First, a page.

Livingston James’ Head of Public and Not for Profit Practice, Douglas Adam, discusses the opportunities for the public and not for profit sectors to attract top talent who want to build a career with purpose.
Following discussions with a range of clients across the public and not for profit sectors in recent months, it has become apparent that more and more organisations are facing the significant challenge of attracting appropriately qualified candidates given the lack of opportunity to ‘compete’ with the private sector for in-demand skills (for example Finance, IT or Digital expertise) due to salary levels.
Whilst the overall benefits package can often be more attractive in the public and not for profit sectors due to pension arrangements, candidates tend to focus on the salary when reviewing job adverts or job descriptions and as a result may choose not to apply or even explore a specific role further.
So what can organisations in these sectors do differently? Whilst the word ‘brand’ is perhaps not a word regularly used across the public and not for profit sectors, it is imperative that organisations focus on and actively promote their Employee Value Proposition – effectively communicating why a prospective candidate should work for your organisation.
The Importance of Purpose
Research by McKinsey shows that 70% of employees feel their sense of purpose is defined by their work. An individual role’s purpose and impact therefore simply must be considered and then communicated to potential candidates through job descriptions, rather than simply a generic list of tasks. Whilst this could be argued prevalent across sectors, it is particularly important in the public and not for profit sectors where senior candidates are likely to be having a vast impact by delivering positive outcomes for individuals and communities alike.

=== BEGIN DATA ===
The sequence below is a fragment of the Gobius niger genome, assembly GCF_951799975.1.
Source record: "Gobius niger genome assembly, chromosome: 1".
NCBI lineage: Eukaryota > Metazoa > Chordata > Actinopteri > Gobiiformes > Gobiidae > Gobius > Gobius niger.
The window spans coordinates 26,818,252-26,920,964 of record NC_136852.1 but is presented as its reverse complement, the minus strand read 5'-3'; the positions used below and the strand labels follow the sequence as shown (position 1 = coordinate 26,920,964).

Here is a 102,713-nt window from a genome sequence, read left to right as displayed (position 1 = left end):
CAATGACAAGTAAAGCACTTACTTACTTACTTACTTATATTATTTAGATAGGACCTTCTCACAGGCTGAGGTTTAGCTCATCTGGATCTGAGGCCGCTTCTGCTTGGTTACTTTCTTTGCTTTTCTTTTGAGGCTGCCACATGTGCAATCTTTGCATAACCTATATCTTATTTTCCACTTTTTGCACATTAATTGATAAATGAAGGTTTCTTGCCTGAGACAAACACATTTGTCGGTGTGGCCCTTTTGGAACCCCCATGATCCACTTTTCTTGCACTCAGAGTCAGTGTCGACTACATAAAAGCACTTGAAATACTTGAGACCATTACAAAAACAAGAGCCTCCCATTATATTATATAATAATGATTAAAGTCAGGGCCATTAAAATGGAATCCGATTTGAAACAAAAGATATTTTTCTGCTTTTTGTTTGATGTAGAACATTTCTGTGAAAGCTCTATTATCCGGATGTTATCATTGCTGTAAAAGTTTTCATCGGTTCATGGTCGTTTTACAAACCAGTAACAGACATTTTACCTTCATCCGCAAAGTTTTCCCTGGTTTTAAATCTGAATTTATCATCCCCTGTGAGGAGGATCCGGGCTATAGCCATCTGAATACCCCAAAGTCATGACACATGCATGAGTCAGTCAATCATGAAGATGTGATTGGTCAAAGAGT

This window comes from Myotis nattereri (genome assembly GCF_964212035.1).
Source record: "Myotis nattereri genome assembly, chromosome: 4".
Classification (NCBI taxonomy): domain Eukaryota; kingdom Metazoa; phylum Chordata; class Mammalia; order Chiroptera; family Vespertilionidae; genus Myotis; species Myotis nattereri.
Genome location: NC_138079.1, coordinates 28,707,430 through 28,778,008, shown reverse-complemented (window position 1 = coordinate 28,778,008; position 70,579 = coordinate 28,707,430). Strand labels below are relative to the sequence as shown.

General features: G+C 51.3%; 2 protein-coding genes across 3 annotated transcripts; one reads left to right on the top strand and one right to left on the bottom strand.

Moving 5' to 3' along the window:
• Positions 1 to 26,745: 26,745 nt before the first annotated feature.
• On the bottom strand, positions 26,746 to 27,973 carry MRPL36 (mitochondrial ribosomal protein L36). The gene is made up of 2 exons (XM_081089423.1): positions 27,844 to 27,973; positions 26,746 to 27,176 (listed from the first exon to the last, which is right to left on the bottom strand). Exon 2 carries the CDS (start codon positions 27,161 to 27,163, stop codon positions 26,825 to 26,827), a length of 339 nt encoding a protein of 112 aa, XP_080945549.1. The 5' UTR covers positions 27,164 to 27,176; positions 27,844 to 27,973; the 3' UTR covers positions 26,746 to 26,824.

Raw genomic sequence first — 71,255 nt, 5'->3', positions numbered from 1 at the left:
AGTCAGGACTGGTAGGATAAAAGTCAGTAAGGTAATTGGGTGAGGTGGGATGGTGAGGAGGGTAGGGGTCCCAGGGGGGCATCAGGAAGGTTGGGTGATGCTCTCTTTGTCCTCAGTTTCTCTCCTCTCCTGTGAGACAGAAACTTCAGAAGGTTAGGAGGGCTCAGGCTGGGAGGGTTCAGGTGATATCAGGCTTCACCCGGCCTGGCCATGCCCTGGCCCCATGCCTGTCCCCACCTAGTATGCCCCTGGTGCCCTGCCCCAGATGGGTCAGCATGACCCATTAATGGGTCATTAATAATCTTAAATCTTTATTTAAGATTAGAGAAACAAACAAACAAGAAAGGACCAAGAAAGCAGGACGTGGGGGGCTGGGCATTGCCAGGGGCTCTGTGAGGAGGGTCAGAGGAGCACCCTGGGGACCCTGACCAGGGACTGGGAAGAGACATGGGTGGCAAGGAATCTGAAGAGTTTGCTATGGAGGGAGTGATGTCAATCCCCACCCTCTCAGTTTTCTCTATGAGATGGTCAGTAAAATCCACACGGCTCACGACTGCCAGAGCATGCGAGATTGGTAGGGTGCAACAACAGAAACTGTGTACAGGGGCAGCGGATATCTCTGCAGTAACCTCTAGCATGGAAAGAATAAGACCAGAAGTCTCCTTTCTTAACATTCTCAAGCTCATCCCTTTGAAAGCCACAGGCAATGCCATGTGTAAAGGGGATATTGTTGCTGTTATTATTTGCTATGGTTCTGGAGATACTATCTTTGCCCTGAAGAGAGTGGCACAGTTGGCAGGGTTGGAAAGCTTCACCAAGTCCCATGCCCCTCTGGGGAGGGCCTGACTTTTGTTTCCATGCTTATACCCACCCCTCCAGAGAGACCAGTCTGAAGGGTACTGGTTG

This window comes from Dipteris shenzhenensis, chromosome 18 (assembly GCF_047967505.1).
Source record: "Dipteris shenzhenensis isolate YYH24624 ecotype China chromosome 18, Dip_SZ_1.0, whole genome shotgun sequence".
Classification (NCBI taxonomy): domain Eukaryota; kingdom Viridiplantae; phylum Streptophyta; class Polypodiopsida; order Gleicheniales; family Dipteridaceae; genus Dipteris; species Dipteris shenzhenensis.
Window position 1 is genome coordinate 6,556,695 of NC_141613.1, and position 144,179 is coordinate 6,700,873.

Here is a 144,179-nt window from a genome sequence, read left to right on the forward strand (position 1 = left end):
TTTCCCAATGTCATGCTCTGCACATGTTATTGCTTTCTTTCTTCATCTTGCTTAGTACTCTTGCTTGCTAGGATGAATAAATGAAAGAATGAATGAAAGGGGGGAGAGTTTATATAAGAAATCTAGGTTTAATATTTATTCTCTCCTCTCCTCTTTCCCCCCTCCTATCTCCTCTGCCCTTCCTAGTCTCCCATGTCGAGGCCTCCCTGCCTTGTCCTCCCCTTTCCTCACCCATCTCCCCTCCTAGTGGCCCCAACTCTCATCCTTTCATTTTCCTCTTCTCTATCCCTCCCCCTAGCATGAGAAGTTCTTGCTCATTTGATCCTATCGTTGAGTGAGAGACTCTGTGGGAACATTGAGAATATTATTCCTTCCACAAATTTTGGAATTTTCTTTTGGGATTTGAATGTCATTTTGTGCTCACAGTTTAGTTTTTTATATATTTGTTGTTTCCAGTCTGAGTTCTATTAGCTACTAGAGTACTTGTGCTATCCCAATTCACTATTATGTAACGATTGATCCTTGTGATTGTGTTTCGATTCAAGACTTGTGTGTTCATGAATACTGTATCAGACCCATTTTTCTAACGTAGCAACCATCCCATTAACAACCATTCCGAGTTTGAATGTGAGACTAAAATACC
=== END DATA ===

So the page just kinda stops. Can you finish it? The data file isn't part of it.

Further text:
Over the last two years we have certainly seen an increased level of interest from candidates currently operating in the private sector who have made the deliberate choice to join the voluntary sector in either an executive or non-executive capacity. This change is potentially linked to the Covid pandemic creating an increased sense of community, public service, and the desire to make a more meaningful impact through work.
With McKinsey’s research also showing that almost 50% of candidates reconsidering the type of work they do following the pandemic, the public and not for profit sectors have the perfect opportunity to benefit from individuals’ increased focus on ‘giving back’ by embracing a more purpose led approach to their recruitment. Not only will this allow organisations to effectively compete for talent, but it will ensure those candidates who choose to join such organisations are also directly aligned with the values and purpose of the organisation.
If you’d like to discuss how to run a purpose led recruitment process in more detail, please get in touch at [email protected]